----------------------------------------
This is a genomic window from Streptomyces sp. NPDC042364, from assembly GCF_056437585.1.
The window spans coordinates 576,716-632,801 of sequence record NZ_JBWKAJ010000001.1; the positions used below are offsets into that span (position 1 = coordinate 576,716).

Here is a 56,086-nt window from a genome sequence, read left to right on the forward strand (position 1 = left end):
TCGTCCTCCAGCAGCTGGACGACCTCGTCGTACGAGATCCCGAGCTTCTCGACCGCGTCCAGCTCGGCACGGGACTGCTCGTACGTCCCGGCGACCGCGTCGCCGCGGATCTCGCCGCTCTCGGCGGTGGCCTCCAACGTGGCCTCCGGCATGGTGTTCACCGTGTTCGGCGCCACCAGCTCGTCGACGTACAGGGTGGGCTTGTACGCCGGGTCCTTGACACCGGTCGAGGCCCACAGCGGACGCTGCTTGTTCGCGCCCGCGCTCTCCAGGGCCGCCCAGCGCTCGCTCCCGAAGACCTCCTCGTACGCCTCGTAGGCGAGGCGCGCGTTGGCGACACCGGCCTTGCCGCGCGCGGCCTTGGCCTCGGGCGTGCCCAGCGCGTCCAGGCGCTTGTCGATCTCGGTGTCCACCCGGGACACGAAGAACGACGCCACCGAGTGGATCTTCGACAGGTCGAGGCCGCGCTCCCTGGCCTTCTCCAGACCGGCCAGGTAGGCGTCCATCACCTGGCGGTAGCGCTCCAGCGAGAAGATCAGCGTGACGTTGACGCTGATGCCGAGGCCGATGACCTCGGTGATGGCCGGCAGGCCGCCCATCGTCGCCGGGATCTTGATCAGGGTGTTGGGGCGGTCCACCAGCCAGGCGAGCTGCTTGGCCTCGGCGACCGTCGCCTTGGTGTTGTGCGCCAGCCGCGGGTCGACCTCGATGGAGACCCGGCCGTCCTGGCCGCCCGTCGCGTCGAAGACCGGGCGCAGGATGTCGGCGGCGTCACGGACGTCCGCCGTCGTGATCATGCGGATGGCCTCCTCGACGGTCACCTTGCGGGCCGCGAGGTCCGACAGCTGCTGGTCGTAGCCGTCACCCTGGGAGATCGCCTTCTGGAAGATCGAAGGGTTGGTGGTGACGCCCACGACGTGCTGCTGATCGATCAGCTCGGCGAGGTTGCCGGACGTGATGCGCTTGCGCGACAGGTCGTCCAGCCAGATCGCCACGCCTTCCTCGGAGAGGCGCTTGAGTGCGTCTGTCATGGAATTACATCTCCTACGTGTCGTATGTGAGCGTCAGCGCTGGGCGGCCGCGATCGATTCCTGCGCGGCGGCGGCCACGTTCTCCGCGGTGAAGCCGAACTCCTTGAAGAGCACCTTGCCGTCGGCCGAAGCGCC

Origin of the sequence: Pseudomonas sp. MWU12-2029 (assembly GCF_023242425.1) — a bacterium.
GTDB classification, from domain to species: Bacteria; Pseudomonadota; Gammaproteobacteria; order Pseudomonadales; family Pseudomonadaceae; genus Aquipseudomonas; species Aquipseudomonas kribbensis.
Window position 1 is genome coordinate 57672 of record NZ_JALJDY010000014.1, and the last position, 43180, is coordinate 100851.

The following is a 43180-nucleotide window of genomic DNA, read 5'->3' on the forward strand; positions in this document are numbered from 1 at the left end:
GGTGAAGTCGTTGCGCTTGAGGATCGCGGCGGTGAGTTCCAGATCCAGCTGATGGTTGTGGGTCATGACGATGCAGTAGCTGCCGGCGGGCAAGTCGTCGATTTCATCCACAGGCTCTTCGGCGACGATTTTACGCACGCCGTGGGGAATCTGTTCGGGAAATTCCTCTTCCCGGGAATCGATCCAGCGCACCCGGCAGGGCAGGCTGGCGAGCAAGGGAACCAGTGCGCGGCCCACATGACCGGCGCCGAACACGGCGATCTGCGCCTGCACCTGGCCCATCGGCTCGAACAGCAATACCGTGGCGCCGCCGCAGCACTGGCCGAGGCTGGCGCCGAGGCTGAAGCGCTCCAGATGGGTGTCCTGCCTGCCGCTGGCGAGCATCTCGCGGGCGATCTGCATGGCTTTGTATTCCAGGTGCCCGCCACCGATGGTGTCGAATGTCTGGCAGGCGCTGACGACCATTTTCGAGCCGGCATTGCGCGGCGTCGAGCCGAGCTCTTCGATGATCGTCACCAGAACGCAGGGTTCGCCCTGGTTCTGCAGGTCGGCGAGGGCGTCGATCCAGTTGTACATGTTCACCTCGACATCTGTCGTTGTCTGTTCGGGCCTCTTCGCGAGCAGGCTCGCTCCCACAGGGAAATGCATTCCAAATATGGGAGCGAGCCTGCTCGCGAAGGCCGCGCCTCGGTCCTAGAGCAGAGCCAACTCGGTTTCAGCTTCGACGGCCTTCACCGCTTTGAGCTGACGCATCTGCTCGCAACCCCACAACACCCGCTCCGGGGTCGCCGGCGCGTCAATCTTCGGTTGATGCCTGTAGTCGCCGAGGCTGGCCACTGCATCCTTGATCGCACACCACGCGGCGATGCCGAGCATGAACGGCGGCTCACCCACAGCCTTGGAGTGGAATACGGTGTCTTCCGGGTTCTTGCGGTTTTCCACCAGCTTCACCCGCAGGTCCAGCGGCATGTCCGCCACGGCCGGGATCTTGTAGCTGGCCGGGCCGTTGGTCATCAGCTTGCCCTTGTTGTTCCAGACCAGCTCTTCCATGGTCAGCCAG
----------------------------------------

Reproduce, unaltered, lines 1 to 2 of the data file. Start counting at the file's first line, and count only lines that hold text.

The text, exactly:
This is a genomic window from Streptomyces sp. NPDC042364, from assembly GCF_056437585.1.
The window spans coordinates 576,716-632,801 of sequence record NZ_JBWKAJ010000001.1; the positions used below are offsets into that span (position 1 = coordinate 576,716).